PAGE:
Under Common Core, Teachers Band Together to Build Math 'Coherence'
Common core's progressions guide training
In early September, math teachers from across Kent County, Md., gathered for their first professional learning community meetings of the school year. Kris Hemstetter, a math and English/language arts coach for the 2,200-student district, was working with a small group of 3rd through 5th grade teachers and urged them to keep in mind "where our kids are, and where they're going."
Ms. Hemstetter was referring to a shift in the Common Core State Standards for mathematics known as "coherence," the idea that math concepts should be linked both within and across grade levels. Unlike many previous state standards, the common core puts a heavy emphasis on coherent instruction, and consequently, many districts are finding ways to familiarize teachers with standards other than the ones they teach.
For the second year in a row, the elementary teachers in Ms. Hemstetter's district are meeting monthly in cross-grade sessions after school, rather than in the grade-level silos previously used, to go over math concepts and instructional methods. For Ms. Hemstetter, the goal is to get teachers talking about how skills build on each other.
Many experts say organizing these kinds of cross-grade-level professional learning experiences is one of the best ways to encourage coherent instruction. While teachers can study the "progressions documents" associated with the standards, which outline student-learning sequences for particular math topics, those texts can be tough to penetrate without support. Intergrade professional learning, though logistically difficult, gives educators a chance to teach each other about the complicated learning progressions inherent in the standards, they say.
Math naturally lends itself to fluid instruction, according to Phil Daro, a senior fellow at America's Choice, a Washington-based school improvement consulting group owned by Pearson Inc., and a lead writer of the common standards for math. But state academic standards have tended not to make fluidity a focus until now.
"Traditionally in the U.S., we taught one arithmetic for whole numbers and taught a second and different arithmetic for fractions, and then we taught a third arithmetic for expressions with letters in them," he said. "Whereas mathematically, you could do it all with one arithmetic." Other countries, including Singapore and Japan, have done a better job of teaching students to apply the same principles to many different types of problems, Mr. Daro said.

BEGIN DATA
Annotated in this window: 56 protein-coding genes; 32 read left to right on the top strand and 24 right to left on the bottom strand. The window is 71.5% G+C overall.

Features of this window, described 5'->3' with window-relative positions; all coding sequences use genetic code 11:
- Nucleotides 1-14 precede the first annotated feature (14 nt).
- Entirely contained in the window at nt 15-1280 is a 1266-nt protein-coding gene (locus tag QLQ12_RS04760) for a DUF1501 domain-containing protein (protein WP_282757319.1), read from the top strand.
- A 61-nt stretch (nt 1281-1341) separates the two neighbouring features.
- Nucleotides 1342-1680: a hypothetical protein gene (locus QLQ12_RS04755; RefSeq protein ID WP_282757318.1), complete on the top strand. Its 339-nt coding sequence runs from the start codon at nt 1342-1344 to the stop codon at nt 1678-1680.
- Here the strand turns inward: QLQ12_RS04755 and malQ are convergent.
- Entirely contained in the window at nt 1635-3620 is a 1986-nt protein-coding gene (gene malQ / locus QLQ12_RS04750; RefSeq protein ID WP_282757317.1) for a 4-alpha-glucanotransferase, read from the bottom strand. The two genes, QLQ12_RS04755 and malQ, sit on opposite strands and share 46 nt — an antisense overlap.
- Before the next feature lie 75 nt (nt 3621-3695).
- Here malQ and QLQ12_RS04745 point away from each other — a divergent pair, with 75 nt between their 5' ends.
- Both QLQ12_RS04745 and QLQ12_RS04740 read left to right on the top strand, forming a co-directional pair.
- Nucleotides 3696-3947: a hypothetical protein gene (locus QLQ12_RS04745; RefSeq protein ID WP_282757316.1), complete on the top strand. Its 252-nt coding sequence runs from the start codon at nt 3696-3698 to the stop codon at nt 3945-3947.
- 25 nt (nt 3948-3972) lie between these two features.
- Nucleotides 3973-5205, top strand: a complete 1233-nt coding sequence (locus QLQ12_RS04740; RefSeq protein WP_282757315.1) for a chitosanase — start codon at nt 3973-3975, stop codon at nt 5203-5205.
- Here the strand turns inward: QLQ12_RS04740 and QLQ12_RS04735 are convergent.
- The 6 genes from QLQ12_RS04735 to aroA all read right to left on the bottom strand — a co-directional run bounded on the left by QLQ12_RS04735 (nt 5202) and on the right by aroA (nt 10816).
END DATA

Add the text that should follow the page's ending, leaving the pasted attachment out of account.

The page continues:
Coherence is named in the common standards, along with "rigor" and "focus," as one of the three major mathematical "shifts" from previous state standards. "Mathematics is not a list of disconnected topics, tricks, or mnemonics; it is a coherent body of knowledge made up of interconnected concepts," the standards document says. "Therefore, the standards are designed around coherent progressions from grade to grade."
The standards ask students to "apply and extend previous understandings" when learning new skills—an indirect reference to cross-grade coherence. For instance, students are expected to use what they learned about multiplication in 3rd grade to multiply fractions by whole numbers in 5th grade, and then again when dividing fractions by fractions in 6th grade.
"As a teacher, what it means is you really should be familiar with the whole program, not just the part of the program where you add on new knowledge," said Mr. Daro.
While many math teachers have long sought to ensure their instruction is consistent with what's taught in other grades, the common core has made that objective more explicit, while seeking to make the connections more readily apparent.
The common standards for math were developed out of a series of documents, based on research about students' cognitive development, that detail how instruction on a particular topic should advance over time. The standards' writers took those "progressions documents" and divided the skills into grade levels at which they should be taught. The progressions documents can now be found on Achieve the Core, a website hosted by the New York City-based nonprofit group Student Achievement Partners, which was founded by the lead standards writers.